I am sending a free copy of my book, BrainStorming: Functional Lessons from aDysfunctional Brain, to some support groups and rehabilitation centers in America. Have you worked with any group you feel would benefit from my book? If so, please suggest where I should send a copy.
My hope is they pass it around and share stories so others know they are not alone in this journey.
So, please, tell me about yourself. Don’t think about it. Don’t formulate a long, trying-to-impress, response. What is your reaction to that answer which immediately pops into your head?
I was asked this question several years ago by a participant in one of my presentations. But then he also added, “How has this answer changed since your brain injury?” It made me think about it for the first time. How do I define myself? What was I like compared to the years before I had my stroke?
We evolve. It is logical. We will always evolve. That is life. But who are you today? What is it –what passion, what occupation, what hobby – what is it that defines who you are?
Is the answer to this questioning what you what it to be? If not, how can you grow into the person you foresee in your future? Defining who we are will certainly evolve over time. Sometimes we will lose the titles we have once bestowed upon ourselves. Press forward, work toward fulfilling your dreams. You have the power to create the person you dream of telling others about.
“I may not have gone where I intended to go,
but I think I have ended up where I intended to be.”
Insurance said I recovered as much as I could within a few months of my stroke, but I knew I could do more. I knew I would have to work hard, but my recovery was going to be worth every ounce of effort I put into it. It was necessary to improve beyond what I had suddenly been reduced to. Even with all of my hope, I never had the expectation that I would be back to 100% of where I was before my cerebral vascular accident (CVA). Did I want it back? Desperately! But, I also had to accept reality.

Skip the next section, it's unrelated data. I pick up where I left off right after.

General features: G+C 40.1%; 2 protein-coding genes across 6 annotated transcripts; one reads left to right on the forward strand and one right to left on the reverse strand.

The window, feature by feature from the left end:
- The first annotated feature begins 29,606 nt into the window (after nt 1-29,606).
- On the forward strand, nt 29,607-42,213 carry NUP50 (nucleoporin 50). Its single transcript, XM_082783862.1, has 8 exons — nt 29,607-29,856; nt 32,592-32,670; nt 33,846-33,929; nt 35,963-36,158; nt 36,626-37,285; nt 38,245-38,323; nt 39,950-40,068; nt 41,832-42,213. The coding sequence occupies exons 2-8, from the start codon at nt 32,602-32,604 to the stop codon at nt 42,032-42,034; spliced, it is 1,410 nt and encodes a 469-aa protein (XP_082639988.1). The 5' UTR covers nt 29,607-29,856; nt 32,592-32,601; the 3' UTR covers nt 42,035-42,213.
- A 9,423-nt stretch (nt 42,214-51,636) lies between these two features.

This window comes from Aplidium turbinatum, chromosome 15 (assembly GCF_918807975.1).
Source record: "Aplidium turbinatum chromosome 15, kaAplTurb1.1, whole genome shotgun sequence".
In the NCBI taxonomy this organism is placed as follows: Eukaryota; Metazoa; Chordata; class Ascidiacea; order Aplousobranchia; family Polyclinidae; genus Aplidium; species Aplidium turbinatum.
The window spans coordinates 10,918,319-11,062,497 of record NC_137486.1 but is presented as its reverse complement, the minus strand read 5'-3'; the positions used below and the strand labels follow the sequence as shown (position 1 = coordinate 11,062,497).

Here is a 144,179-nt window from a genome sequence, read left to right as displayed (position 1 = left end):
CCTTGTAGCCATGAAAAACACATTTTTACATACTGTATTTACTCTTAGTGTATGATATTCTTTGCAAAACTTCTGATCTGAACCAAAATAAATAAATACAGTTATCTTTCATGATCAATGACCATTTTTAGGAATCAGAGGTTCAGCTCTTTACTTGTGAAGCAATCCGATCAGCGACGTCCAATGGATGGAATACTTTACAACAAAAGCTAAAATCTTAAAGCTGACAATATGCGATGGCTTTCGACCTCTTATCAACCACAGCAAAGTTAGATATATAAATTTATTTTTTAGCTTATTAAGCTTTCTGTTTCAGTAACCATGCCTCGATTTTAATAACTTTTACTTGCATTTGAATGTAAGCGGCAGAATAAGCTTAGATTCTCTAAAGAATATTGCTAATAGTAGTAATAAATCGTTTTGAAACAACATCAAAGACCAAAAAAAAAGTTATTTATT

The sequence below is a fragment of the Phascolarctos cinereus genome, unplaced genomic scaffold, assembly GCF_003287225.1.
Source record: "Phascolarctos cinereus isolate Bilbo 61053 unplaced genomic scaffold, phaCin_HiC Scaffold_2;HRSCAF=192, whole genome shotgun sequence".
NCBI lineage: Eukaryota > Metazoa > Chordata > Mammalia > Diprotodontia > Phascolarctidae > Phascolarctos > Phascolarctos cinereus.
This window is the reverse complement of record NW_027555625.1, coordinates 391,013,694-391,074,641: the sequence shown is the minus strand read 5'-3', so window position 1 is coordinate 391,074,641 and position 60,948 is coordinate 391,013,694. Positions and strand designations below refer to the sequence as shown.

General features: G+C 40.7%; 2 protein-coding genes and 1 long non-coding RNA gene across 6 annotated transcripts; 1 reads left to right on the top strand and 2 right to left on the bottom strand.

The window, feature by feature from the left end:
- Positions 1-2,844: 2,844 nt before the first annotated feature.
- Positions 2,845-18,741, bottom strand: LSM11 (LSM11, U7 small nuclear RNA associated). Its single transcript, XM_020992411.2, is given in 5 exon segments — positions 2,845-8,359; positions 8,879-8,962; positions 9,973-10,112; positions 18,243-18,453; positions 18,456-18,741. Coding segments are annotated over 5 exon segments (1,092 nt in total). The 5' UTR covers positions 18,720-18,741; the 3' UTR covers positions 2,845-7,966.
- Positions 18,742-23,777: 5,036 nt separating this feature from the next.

The reality, from the viewpoint on my hospital bed, was that I would never get everything back. Although, being a young stroke victim did offer a unique path to becoming a stroke survivor. I still am not graceful when I make a feeble attempt to jog, but at least I walk. My eyesight is completely missing on the left peripheral. Yet, through this I’ve come to realize a vision for a positive future has nothing to do with what your eyes see; rather, it is what your heart, mind, and soul can create for a reality.
I completely agree with C.S. Lewis. I learned. My God did I ever learn. I am extremely grateful I had this brutal teacher of life offer me these experiences. Growing up with epilepsy, I never would have thought I could have seizures which would nearly end my life. I never would have been able to comprehend the idea of brain surgery. I never understood what a stroke was. Why should’ve I? No one young faces things like these. (At least, that was the innocence I used to maintain.) I faced brutal teachers.
Yet, these battles have created an inner strength I never could have imagined. Within these unfortunate experiences, I have learned so much about our brains and bodies. I truly believe it is not only a need but also a gift to help share these life lessons and teach others who are in the midst of facing the brutal teachings life is throwing their way. I have learned. Now it is my hope, desire, and –might I even say- responsibility to help others through this unpredictable journey known as life.
I realize I will never again know who I am in current photographs (prosopagnosia) without using broad clues such as background and clothing. Due to only remembering faces from before (anterograde) my stroke (acquired), I always recognize myself in younger pictures. However, logically, I will continue to age. Even if I were to never again change my hair color or style, my face will change. Aging is inevitable. There are lines and creases that continuously alter how we appear. It’s a fact of a life well lived.
My image as a young woman will always be recognizable when flipping through photo albums. I identify with these pictures from years gone by. This image of what I looked like then is frozen in my mind forever. It is the face I will always expect to see when I catch a glimpse of myself today. Still, fortunately, I am able to remember the happy thoughts created each and every day. In the end, these memories are much more beautiful and meaningful than any photograph we could ever take.